The problem is, Kenny Stills is one of the best receivers that will hit the open market in Marchand will certainly receive more than his $600,000 yearly salary to say the least. If Stills receives number one wide receiver money on the open market, which he very well could, the team will be forced to let the former New Orleans Saint walk. With Jarvis Landry’s rookie contract’s pending expiration, the team may have to make the tough decision to let Stills go regardless in order to avoid sinking too much capital in the receiver corps. However, if it’s feasible, the team needs to find a way to keep the dangerous wideout in Miami.

 3. Bolster Interior O-line with Veteran Talent


(Photo: Phelan M. Ebenhack/AP)

The offensive line was much better this year than in years past, and the improved O-line play was a big reason behind Miami’s mid-season turnaround. However, injuries and inconsistency took their toll throughout the season; there were too many games where they whiffed on blocks and refused to open running lanes for Jay Ajayi. The interior O-line is among the positional units that figure to see the most change this offseason. Mike Pouncey is always injured, Jermon Bushrod is a 32-year-old free agent, and Laremy Tunsil could (and should) make the move to left tackle to replace the old/injury prone/not very good Branden Albert. While Bushrod was solid and Pouncey is great when he plays, the Dolphins should look to take advantage of an interior O-line market that includes guys like T.J. Lang, Ronald Leary and Kevin Zeitler. Laremy Tunsil and Ja’Wuan James are the future at the tackle positions, and it’s time to solidify the interior as well.

4. Improve Secondary Depth, Particularly at Safety


The starting four in the secondary in 2017, as it stands now, should be Byron Maxwell, Xavien Howard, Reshad Jones and Isa-Abdul Quddus. Objectively, this is not a bad starting lineup at all. However, Byron Maxwell missed the last month of the season, and both starting safeties ended the season on injured reserve. The secondary’s lack of depth was thoroughly exposed against quality competition like the Patriots and Steelers, and it is in need of a serious overhaul in the event of injury to any of the starters. Bacarri Rambo and Michael Thomas are free agents, and neither truly showed us they were reliable next-men-up. Tony Lippett showed flashes and has earned a spot on the roster for the future, but still is not quite as reliable as he should be. While cornerback definitely needs depth improvement, the fact that both starting safeties were on IR and their replacements are free agents leads me to believe that safety is somewhat more important. Versatile defensive backs like Darius Butler and Micah Hyde could be solid options to fill the role as depth safety/nickel cornerback.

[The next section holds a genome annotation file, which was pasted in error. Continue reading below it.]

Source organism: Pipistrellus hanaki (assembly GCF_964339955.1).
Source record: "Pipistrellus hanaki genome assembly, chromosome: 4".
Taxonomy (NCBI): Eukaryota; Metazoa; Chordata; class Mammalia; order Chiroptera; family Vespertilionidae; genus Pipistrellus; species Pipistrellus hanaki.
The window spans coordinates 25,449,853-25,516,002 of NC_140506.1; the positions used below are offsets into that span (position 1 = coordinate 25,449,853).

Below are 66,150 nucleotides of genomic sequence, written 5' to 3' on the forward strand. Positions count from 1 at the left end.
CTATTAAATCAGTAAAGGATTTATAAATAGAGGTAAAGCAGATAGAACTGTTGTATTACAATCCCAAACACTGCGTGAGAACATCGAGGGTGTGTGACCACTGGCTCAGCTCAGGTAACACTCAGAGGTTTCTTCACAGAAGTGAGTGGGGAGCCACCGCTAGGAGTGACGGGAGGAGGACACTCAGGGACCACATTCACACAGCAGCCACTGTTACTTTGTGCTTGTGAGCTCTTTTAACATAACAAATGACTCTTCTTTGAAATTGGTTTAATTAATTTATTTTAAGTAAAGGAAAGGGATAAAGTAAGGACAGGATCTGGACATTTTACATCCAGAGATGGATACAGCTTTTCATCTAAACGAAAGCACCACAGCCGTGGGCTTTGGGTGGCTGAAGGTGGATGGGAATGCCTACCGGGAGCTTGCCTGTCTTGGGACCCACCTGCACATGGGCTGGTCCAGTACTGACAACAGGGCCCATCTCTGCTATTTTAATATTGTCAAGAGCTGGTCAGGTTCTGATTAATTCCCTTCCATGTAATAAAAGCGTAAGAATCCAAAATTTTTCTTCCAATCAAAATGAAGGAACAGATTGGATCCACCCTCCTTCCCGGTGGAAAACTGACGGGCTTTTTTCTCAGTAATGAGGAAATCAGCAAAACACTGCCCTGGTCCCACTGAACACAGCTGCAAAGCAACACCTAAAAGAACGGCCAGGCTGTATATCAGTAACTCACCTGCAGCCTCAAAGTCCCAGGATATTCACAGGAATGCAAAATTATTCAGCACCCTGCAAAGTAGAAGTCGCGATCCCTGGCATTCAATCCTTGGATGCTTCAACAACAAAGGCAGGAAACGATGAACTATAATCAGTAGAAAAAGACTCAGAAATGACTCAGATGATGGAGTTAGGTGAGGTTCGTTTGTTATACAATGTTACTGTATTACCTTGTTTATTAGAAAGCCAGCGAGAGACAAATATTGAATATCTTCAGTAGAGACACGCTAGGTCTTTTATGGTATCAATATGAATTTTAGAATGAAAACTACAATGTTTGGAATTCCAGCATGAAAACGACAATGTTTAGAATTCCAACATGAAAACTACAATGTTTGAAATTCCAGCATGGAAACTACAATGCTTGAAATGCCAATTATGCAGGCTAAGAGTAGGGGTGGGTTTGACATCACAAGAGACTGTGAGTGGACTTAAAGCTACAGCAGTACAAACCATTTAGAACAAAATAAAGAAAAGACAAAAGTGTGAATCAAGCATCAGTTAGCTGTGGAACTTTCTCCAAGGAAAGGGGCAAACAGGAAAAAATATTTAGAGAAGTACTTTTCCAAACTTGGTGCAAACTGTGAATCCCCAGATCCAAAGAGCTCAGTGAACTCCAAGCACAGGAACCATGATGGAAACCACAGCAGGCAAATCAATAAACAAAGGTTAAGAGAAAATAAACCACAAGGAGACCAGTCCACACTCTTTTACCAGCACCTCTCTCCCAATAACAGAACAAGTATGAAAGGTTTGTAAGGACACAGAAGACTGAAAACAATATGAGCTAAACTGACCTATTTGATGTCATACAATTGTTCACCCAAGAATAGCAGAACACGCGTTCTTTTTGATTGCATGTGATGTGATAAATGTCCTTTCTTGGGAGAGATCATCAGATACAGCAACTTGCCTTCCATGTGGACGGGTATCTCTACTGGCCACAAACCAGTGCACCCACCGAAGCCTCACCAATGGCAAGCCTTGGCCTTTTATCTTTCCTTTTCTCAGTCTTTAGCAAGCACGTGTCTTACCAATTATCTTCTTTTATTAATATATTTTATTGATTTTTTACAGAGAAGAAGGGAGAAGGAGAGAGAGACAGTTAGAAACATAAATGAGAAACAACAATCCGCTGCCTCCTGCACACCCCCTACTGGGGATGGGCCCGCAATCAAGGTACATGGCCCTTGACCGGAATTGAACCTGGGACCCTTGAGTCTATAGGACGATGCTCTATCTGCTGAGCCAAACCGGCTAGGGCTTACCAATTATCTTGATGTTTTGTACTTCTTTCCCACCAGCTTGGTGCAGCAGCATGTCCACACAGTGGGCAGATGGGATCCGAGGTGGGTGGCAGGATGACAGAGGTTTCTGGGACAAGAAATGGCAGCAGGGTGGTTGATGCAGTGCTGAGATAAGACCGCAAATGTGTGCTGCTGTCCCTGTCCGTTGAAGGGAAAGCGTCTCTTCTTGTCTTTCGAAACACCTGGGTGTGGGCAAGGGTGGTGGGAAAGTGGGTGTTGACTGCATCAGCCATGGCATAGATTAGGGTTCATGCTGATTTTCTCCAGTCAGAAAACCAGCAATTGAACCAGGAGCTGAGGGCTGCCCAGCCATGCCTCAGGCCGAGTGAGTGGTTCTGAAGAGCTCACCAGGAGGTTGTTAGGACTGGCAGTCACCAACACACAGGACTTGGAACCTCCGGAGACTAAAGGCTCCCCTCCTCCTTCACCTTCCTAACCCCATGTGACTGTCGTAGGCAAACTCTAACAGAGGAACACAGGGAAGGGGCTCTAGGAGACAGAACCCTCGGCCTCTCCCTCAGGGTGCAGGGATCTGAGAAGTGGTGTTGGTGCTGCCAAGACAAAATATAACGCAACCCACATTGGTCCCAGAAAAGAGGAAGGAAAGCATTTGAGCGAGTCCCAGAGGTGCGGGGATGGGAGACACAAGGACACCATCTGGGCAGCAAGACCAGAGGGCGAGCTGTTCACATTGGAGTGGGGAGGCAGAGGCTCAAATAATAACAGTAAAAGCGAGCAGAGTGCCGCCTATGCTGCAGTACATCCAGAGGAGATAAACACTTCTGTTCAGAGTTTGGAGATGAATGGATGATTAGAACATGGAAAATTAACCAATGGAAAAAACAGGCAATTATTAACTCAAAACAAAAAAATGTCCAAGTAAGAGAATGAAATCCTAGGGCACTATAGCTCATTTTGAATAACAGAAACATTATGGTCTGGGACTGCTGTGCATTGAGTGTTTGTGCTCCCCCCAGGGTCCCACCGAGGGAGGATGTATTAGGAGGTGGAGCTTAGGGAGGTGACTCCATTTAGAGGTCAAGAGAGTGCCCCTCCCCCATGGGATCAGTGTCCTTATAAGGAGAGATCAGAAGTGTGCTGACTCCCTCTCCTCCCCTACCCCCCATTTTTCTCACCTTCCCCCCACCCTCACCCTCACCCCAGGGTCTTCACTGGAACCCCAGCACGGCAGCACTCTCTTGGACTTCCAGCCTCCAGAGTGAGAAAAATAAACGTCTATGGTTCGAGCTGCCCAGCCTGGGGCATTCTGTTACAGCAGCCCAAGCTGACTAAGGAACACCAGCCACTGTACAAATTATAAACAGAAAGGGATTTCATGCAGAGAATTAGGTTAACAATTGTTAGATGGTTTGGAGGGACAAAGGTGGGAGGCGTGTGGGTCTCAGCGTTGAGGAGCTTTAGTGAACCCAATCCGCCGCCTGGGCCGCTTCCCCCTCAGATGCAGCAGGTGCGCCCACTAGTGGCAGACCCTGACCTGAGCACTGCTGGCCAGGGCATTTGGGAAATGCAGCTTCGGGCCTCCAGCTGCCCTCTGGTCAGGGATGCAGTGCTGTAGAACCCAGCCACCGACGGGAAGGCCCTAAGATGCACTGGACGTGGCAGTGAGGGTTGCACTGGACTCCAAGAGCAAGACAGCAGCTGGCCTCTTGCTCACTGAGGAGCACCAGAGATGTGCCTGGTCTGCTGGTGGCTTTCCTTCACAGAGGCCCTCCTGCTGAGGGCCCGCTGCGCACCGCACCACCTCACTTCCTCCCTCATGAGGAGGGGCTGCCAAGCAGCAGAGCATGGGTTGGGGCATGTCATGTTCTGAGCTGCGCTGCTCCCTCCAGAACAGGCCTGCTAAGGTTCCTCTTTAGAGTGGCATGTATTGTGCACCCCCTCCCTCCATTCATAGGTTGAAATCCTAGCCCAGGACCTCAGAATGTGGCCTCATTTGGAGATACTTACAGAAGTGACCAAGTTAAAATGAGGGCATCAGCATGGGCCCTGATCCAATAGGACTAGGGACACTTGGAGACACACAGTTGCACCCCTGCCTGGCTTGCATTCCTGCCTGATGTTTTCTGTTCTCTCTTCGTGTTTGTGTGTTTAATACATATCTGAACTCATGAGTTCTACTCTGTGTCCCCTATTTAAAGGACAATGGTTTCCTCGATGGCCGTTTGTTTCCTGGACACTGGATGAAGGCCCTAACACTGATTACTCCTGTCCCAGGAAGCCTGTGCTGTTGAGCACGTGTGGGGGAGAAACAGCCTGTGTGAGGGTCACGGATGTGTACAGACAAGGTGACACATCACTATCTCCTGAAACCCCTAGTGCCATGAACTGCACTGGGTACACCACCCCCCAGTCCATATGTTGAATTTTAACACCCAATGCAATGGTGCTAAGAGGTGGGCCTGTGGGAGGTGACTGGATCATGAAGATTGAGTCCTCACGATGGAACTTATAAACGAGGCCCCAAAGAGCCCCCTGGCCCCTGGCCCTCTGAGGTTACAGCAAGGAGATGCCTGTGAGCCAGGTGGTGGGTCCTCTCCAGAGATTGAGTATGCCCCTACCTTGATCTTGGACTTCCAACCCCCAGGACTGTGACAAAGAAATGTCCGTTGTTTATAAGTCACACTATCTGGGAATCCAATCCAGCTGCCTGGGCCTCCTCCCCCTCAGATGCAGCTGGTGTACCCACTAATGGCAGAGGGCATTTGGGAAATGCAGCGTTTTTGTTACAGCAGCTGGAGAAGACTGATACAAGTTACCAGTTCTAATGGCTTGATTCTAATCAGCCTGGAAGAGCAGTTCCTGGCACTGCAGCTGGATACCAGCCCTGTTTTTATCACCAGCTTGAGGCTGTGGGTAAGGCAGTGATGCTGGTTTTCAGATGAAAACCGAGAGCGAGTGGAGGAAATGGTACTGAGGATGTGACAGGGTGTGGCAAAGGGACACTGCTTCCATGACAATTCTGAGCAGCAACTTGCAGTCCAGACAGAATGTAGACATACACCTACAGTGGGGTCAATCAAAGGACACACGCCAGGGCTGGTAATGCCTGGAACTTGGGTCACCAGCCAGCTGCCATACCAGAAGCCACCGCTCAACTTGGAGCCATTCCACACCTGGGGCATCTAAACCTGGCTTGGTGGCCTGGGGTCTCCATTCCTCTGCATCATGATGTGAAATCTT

5. Find a Reliable Pass-Catching Tight End


(Photo: Mark Zaleski/AP)

Jordan Cameron, Dion Sims and Dominique Jones are all set to be free agents, so we could be seeing a whole bunch of new faces in the tight end unit. Jordan Cameron will probably not be back on account of his lack of durability and mediocre performance when he does play. Dion Sims was solid for much of the year and was tied for 2nd on the team with 4 touchdowns. Dominique Jones could be back as a depth tight end. As good as Sims was down the stretch, he may ask for more than he’s worth. He does not have a particularly strong overall resume and may take advantage of the thin market. While Sims could be the real deal, the Dolphins would be wise to look into other options like Martellus Bennett, Jack Doyle and Jared Cook before forking over millions of dollars to the young tight end. A great tight end would improve the passing game in the middle of the field and could potentially mitigate the loss of Kenny Stills if he leaves for greener pastures. Hopefully, an addition like this is a luxury rather than a need, but things are never easy in the NFL.